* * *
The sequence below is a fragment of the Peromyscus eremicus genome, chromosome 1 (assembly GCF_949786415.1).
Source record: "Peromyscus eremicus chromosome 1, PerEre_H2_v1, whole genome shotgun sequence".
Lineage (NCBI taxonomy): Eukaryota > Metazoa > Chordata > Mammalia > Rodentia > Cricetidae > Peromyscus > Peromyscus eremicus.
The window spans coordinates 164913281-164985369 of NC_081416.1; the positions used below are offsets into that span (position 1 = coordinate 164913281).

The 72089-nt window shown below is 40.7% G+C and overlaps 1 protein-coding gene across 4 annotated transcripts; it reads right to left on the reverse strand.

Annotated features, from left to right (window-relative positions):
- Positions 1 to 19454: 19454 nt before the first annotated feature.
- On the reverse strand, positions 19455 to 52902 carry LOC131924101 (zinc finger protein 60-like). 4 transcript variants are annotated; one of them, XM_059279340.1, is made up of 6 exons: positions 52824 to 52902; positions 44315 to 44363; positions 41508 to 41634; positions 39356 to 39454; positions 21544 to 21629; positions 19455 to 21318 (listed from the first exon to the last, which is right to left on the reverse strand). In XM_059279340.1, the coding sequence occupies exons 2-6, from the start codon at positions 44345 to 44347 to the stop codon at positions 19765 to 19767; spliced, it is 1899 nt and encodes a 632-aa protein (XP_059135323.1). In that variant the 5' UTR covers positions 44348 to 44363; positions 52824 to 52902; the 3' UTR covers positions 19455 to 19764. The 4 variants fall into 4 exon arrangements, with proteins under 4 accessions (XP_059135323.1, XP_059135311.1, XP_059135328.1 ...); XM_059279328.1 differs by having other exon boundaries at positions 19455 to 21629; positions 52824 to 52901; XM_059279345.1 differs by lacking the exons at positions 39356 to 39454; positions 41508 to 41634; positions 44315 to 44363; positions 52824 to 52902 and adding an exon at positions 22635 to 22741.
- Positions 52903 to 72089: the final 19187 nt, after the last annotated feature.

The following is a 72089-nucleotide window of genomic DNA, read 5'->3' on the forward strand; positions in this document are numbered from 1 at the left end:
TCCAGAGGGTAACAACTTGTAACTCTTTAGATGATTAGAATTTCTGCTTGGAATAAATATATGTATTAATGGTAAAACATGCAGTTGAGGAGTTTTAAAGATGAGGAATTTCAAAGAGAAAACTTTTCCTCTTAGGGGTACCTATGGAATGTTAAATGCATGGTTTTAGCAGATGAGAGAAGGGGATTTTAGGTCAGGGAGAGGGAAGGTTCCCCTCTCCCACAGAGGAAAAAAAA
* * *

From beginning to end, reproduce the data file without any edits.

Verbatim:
The sequence below is a fragment of the Peromyscus eremicus genome, chromosome 1 (assembly GCF_949786415.1).
Source record: "Peromyscus eremicus chromosome 1, PerEre_H2_v1, whole genome shotgun sequence".
Lineage (NCBI taxonomy): Eukaryota > Metazoa > Chordata > Mammalia > Rodentia > Cricetidae > Peromyscus > Peromyscus eremicus.
The window spans coordinates 164913281-164985369 of NC_081416.1; the positions used below are offsets into that span (position 1 = coordinate 164913281).

The 72089-nt window shown below is 40.7% G+C and overlaps 1 protein-coding gene across 4 annotated transcripts; it reads right to left on the reverse strand.

Annotated features, from left to right (window-relative positions):
- Positions 1 to 19454: 19454 nt before the first annotated feature.
- On the reverse strand, positions 19455 to 52902 carry LOC131924101 (zinc finger protein 60-like). 4 transcript variants are annotated; one of them, XM_059279340.1, is made up of 6 exons: positions 52824 to 52902; positions 44315 to 44363; positions 41508 to 41634; positions 39356 to 39454; positions 21544 to 21629; positions 19455 to 21318 (listed from the first exon to the last, which is right to left on the reverse strand). In XM_059279340.1, the coding sequence occupies exons 2-6, from the start codon at positions 44345 to 44347 to the stop codon at positions 19765 to 19767; spliced, it is 1899 nt and encodes a 632-aa protein (XP_059135323.1). In that variant the 5' UTR covers positions 44348 to 44363; positions 52824 to 52902; the 3' UTR covers positions 19455 to 19764. The 4 variants fall into 4 exon arrangements, with proteins under 4 accessions (XP_059135323.1, XP_059135311.1, XP_059135328.1 ...); XM_059279328.1 differs by having other exon boundaries at positions 19455 to 21629; positions 52824 to 52901; XM_059279345.1 differs by lacking the exons at positions 39356 to 39454; positions 41508 to 41634; positions 44315 to 44363; positions 52824 to 52902 and adding an exon at positions 22635 to 22741.
- Positions 52903 to 72089: the final 19187 nt, after the last annotated feature.

The following is a 72089-nucleotide window of genomic DNA, read 5'->3' on the forward strand; positions in this document are numbered from 1 at the left end:
TCCAGAGGGTAACAACTTGTAACTCTTTAGATGATTAGAATTTCTGCTTGGAATAAATATATGTATTAATGGTAAAACATGCAGTTGAGGAGTTTTAAAGATGAGGAATTTCAAAGAGAAAACTTTTCCTCTTAGGGGTACCTATGGAATGTTAAATGCATGGTTTTAGCAGATGAGAGAAGGGGATTTTAGGTCAGGGAGAGGGAAGGTTCCCCTCTCCCACAGAGGAAAAAAAA